Orthodontist, is it time for a formal complaint or am I overreacting?(33 Posts)
Name changed as this could identify me.
Dd1 is 15. She has had fixed braces for almost two years. Her regular orthodontist is lovely, no problems there.
To cut a long story short, she has been inappropriately touched (in my opinion) by one of the other members of staff. The first time he stroked her arm, I didn't know as she didn't tell me, the second time he held her hand, both while she was reclined in the chair. I made a complaint to the practice manager who assured me should would look in to it. She called me a week later to say she had spoken to him and he didn't feel he had done nothing wrong and was just reassuring her. I told them I was far from happy with this and I wanted assurances that he would not be in contact with dd again.
Fast forward to last week. She got her braces off and had to return a few days later to get her retainer fitted. I didn't see this man but when she came out the room she was crying. It turned out that he was the one who fitted it and he has been stroking her face.
I went straight down to see the practice manager and told her how angry we are. I have the address to make a formal complaint but that seems to be an inhouse address. I feel that I want to make it more official as this chap is clearly so arrogant that although he is aware that a complaint has been made before, he has still not got the message that touching teenage girls while they are in a vulnerable postion is just not on.
I'm sure I'm not overreacting, but give it to me straight. Am I?
Where was the dental nurse when this was happening?
Unless I'm wrong there is supposed to be a dental nurse in attendance too to help the dentist/orthodontist?
That sounds very odd, especially the stroking of the face! I think anyone would be upset about that. I'd definitely make a complaint.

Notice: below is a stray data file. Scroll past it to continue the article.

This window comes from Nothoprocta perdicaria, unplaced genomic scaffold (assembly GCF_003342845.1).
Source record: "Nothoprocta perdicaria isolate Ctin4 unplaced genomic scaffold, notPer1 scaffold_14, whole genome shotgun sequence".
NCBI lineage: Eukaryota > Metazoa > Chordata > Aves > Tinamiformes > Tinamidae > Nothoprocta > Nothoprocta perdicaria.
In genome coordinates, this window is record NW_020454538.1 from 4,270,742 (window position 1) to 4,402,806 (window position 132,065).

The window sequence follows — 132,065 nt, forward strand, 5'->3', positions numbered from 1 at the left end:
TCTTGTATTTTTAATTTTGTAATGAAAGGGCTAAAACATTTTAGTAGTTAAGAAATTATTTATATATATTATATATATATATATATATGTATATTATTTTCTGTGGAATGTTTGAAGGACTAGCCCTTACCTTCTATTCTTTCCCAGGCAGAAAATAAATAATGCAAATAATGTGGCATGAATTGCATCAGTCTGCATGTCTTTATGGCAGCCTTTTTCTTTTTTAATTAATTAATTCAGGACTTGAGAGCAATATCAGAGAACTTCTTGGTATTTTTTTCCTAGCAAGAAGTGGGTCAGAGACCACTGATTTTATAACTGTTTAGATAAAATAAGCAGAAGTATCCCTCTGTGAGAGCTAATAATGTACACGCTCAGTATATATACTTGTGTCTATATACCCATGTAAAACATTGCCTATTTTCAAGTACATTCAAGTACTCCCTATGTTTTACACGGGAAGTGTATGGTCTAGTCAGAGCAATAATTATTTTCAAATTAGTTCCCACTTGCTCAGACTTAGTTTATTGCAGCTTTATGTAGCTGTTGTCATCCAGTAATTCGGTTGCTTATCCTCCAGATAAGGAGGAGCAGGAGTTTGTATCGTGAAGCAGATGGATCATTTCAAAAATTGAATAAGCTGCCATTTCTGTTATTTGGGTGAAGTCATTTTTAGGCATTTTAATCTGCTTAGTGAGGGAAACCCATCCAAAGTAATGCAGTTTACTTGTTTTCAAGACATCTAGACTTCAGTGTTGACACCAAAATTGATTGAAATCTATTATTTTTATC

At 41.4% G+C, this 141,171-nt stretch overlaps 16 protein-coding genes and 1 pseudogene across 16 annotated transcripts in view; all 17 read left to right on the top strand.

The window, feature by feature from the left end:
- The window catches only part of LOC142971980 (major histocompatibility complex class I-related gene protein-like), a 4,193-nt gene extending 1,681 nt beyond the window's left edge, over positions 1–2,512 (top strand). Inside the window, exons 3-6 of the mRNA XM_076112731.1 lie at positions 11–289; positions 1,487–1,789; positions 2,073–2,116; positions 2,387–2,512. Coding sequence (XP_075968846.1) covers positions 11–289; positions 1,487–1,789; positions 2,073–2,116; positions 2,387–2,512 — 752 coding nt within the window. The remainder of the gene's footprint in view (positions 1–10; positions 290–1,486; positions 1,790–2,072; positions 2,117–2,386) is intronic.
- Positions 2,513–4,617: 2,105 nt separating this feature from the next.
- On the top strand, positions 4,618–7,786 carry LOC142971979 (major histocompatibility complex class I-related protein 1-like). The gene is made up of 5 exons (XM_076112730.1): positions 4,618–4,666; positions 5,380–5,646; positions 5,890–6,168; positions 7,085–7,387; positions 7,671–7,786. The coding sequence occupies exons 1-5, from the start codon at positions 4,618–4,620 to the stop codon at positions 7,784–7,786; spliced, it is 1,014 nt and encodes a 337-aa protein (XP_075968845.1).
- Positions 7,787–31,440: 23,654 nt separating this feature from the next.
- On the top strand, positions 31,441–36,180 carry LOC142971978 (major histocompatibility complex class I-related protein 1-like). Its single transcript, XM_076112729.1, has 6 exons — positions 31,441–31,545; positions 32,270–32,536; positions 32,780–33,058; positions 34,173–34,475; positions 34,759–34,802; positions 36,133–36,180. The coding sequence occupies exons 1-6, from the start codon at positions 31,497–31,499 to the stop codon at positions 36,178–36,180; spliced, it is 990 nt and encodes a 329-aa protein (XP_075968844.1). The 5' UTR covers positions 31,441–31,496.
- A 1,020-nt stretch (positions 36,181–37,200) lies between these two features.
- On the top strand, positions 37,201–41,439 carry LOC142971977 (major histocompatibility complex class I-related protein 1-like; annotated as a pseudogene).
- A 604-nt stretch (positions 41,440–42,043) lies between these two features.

Yes there should be a nurse there. There is probably some governing body to complain to. I am sure a dentist will be along to tell you soon.
Put it writing. Is it nhs? If so maybe try the nhs choices website and see what they say about complaints. Failing all that maybe report to the police
My feeling is that if she was distressed by it then it was inappropriate, and you need to take it further. Definitely in writing to the practice, and also somewhere further especially if you are unhappy with the response. I'm not sure where though, hopefully someone with that info will be along soon. its sounds horrible.
You didn't think to accompany her after the first time ?
I would definitely complain, completely out of order.
Yes. Dental nurse was there all 3 times. Dd says that they are usually occupied when he does it.
The last time there were other patients in the room as well. (It has 3 chairs)
Is there some code of conduct when dealing with children? What I want to know is, can he explain this by saying he was comforting her?
Why didn't you go in with her? But yes, the dental nurse should have been present so I would ask the practice manager to speak to her and all the nurses who have assisted him to see if any of them feel that he sometimes acts inappropriately.
If you still aren't happy with the outcome then your local Primary Care Trust would be who you would contact next.
I would not have thought they should touch u16s except to treat. Can you at least ensure she sees someone else in future.
He needs to have a dental nurse there to protect both parties, himself and your daughter, and he is naive at best not to have done so after the original complaint.
When I was a teenager I had a breast exam (totally needed, I was there about a breast problem) from a surgeon I found v pervy and I was upset about him stroking my breasts. When I grew up and became a doctor I discovered he had actually been doing a normal breast exam and my anxiety had led me to misinterpret.
Given he is an orthodontist and likely will end up touching teenagers' faces as part of his work, and dealing with anxious patients when handholding might seem a good idea, a chaperone is sensible.